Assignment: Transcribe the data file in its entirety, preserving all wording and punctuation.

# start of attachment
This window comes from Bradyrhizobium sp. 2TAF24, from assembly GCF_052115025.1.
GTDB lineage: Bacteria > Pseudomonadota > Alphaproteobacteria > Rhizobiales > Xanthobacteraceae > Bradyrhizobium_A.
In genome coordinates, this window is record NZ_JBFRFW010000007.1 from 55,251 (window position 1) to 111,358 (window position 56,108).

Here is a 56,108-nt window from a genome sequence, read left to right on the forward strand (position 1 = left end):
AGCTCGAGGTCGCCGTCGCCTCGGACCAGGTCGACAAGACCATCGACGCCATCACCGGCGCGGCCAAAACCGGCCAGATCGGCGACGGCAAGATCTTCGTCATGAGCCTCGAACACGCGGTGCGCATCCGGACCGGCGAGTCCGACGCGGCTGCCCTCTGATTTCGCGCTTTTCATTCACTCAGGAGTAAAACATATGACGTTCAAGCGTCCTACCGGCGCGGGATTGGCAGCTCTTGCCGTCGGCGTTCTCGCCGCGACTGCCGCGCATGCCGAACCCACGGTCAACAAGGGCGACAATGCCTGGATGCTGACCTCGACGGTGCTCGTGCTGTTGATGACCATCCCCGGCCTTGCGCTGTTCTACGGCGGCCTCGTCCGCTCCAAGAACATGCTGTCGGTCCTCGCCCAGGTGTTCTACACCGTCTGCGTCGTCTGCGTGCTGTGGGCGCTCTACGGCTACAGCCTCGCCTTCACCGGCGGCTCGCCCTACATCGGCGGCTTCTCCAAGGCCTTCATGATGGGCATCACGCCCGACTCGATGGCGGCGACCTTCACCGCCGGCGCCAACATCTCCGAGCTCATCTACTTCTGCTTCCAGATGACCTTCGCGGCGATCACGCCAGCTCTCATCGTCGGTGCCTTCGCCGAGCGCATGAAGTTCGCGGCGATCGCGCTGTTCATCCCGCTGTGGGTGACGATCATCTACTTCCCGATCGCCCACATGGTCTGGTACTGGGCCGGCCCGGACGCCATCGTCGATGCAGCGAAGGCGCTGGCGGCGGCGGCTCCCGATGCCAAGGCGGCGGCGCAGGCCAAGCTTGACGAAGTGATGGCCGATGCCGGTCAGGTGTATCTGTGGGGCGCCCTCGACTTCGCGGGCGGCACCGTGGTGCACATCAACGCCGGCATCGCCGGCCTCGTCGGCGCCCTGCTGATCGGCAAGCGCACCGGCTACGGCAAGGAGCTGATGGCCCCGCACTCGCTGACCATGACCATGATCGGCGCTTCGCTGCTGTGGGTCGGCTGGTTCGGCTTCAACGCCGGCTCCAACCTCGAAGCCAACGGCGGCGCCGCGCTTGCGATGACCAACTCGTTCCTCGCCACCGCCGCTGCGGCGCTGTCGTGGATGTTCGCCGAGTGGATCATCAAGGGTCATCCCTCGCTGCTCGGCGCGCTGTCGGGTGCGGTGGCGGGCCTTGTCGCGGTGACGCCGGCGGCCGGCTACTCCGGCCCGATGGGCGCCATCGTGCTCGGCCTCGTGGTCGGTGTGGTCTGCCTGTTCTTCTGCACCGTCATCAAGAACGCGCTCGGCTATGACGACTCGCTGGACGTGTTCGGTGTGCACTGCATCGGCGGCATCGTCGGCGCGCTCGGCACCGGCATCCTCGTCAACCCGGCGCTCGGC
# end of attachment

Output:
This window comes from Bradyrhizobium sp. 2TAF24, from assembly GCF_052115025.1.
GTDB lineage: Bacteria > Pseudomonadota > Alphaproteobacteria > Rhizobiales > Xanthobacteraceae > Bradyrhizobium_A.
In genome coordinates, this window is record NZ_JBFRFW010000007.1 from 55,251 (window position 1) to 111,358 (window position 56,108).

Here is a 56,108-nt window from a genome sequence, read left to right on the forward strand (position 1 = left end):
AGCTCGAGGTCGCCGTCGCCTCGGACCAGGTCGACAAGACCATCGACGCCATCACCGGCGCGGCCAAAACCGGCCAGATCGGCGACGGCAAGATCTTCGTCATGAGCCTCGAACACGCGGTGCGCATCCGGACCGGCGAGTCCGACGCGGCTGCCCTCTGATTTCGCGCTTTTCATTCACTCAGGAGTAAAACATATGACGTTCAAGCGTCCTACCGGCGCGGGATTGGCAGCTCTTGCCGTCGGCGTTCTCGCCGCGACTGCCGCGCATGCCGAACCCACGGTCAACAAGGGCGACAATGCCTGGATGCTGACCTCGACGGTGCTCGTGCTGTTGATGACCATCCCCGGCCTTGCGCTGTTCTACGGCGGCCTCGTCCGCTCCAAGAACATGCTGTCGGTCCTCGCCCAGGTGTTCTACACCGTCTGCGTCGTCTGCGTGCTGTGGGCGCTCTACGGCTACAGCCTCGCCTTCACCGGCGGCTCGCCCTACATCGGCGGCTTCTCCAAGGCCTTCATGATGGGCATCACGCCCGACTCGATGGCGGCGACCTTCACCGCCGGCGCCAACATCTCCGAGCTCATCTACTTCTGCTTCCAGATGACCTTCGCGGCGATCACGCCAGCTCTCATCGTCGGTGCCTTCGCCGAGCGCATGAAGTTCGCGGCGATCGCGCTGTTCATCCCGCTGTGGGTGACGATCATCTACTTCCCGATCGCCCACATGGTCTGGTACTGGGCCGGCCCGGACGCCATCGTCGATGCAGCGAAGGCGCTGGCGGCGGCGGCTCCCGATGCCAAGGCGGCGGCGCAGGCCAAGCTTGACGAAGTGATGGCCGATGCCGGTCAGGTGTATCTGTGGGGCGCCCTCGACTTCGCGGGCGGCACCGTGGTGCACATCAACGCCGGCATCGCCGGCCTCGTCGGCGCCCTGCTGATCGGCAAGCGCACCGGCTACGGCAAGGAGCTGATGGCCCCGCACTCGCTGACCATGACCATGATCGGCGCTTCGCTGCTGTGGGTCGGCTGGTTCGGCTTCAACGCCGGCTCCAACCTCGAAGCCAACGGCGGCGCCGCGCTTGCGATGACCAACTCGTTCCTCGCCACCGCCGCTGCGGCGCTGTCGTGGATGTTCGCCGAGTGGATCATCAAGGGTCATCCCTCGCTGCTCGGCGCGCTGTCGGGTGCGGTGGCGGGCCTTGTCGCGGTGACGCCGGCGGCCGGCTACTCCGGCCCGATGGGCGCCATCGTGCTCGGCCTCGTGGTCGGTGTGGTCTGCCTGTTCTTCTGCACCGTCATCAAGAACGCGCTCGGCTATGACGACTCGCTGGACGTGTTCGGTGTGCACTGCATCGGCGGCATCGTCGGCGCGCTCGGCACCGGCATCCTCGTCAACCCGGCGCTCGGC